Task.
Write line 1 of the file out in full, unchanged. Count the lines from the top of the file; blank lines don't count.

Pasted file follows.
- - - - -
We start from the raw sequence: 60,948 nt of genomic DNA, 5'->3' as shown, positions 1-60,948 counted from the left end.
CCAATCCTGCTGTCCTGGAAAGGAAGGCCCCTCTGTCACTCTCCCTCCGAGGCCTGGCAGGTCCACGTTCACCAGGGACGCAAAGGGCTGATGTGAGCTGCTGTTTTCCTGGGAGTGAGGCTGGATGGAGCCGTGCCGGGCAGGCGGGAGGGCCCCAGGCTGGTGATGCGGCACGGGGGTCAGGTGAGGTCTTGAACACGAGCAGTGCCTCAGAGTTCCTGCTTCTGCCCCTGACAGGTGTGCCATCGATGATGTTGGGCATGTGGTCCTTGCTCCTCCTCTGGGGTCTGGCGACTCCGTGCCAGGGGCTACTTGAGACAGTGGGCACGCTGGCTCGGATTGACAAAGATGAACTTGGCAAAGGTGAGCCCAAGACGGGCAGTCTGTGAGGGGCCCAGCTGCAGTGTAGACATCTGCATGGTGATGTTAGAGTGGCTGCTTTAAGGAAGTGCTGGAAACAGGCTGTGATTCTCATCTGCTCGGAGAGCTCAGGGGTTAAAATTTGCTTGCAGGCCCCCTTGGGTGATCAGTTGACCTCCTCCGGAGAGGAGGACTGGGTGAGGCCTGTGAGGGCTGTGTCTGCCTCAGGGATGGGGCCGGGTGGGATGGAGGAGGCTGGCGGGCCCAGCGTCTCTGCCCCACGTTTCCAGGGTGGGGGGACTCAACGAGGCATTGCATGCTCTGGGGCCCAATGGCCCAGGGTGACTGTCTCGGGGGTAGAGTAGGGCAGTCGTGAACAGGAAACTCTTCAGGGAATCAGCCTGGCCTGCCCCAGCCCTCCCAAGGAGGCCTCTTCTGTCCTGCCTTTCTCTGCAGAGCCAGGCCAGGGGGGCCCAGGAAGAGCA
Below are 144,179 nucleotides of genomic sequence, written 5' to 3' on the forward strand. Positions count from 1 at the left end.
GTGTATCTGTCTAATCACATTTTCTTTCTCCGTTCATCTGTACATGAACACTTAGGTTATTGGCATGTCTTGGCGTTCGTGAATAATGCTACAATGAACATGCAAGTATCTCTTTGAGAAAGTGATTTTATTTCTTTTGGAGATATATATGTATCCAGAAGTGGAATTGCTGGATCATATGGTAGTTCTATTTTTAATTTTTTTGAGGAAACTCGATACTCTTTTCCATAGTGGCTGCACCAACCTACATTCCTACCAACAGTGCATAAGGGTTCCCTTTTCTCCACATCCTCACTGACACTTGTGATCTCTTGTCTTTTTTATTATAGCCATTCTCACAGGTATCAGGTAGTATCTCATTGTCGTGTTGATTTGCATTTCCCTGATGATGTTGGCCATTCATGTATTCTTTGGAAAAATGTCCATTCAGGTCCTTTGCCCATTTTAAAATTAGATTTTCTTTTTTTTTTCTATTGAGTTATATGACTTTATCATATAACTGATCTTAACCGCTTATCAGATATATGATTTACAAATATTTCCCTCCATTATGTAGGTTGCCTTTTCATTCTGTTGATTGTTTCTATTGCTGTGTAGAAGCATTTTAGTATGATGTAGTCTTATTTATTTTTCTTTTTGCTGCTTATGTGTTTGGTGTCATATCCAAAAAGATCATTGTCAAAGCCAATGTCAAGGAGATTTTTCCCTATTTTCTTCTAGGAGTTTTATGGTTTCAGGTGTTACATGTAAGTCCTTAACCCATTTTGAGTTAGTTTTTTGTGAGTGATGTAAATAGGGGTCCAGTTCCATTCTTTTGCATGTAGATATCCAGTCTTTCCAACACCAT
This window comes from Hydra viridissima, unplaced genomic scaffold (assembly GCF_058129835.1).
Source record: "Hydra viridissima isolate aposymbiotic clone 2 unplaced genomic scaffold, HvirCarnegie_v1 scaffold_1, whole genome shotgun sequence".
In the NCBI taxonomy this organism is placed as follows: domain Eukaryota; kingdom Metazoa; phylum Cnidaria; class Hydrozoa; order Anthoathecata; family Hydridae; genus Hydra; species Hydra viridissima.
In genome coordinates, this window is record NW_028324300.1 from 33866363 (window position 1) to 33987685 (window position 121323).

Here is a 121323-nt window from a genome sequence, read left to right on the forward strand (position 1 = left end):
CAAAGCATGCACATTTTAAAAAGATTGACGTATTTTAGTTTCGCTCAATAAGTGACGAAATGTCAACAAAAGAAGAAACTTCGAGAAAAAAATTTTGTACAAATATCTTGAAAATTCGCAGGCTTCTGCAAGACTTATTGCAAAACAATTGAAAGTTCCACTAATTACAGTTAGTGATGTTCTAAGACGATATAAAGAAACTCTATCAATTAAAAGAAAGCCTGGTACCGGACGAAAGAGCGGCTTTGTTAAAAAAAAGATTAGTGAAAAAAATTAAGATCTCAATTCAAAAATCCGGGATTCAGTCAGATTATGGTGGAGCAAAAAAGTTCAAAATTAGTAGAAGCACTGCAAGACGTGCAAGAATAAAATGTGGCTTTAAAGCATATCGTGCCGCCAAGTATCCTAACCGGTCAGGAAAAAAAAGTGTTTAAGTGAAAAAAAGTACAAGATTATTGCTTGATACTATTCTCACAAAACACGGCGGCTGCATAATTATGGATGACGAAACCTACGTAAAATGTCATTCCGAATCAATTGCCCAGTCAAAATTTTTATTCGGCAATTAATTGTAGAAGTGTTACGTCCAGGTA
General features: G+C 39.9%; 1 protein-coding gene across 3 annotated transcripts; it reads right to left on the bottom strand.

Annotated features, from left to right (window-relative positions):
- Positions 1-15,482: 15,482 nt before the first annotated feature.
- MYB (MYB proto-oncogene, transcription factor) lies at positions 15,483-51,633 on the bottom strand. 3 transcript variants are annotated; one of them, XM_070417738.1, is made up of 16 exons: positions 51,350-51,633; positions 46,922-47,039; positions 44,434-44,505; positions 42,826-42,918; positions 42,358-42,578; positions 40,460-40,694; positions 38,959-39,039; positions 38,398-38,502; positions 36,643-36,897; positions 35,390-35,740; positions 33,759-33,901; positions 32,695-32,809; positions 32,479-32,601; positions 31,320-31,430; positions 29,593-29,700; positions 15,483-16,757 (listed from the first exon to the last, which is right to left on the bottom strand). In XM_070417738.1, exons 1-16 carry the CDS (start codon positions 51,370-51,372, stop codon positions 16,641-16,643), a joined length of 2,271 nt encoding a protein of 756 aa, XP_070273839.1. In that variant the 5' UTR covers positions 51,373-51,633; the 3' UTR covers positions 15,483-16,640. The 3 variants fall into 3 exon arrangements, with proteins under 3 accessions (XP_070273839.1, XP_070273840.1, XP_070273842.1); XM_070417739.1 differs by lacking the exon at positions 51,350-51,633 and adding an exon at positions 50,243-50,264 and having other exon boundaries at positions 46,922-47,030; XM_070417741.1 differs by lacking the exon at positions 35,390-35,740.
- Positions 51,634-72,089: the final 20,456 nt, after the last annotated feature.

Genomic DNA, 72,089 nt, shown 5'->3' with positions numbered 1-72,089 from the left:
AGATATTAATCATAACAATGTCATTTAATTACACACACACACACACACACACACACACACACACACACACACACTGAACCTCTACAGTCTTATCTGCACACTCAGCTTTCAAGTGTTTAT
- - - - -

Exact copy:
We start from the raw sequence: 60,948 nt of genomic DNA, 5'->3' as shown, positions 1-60,948 counted from the left end.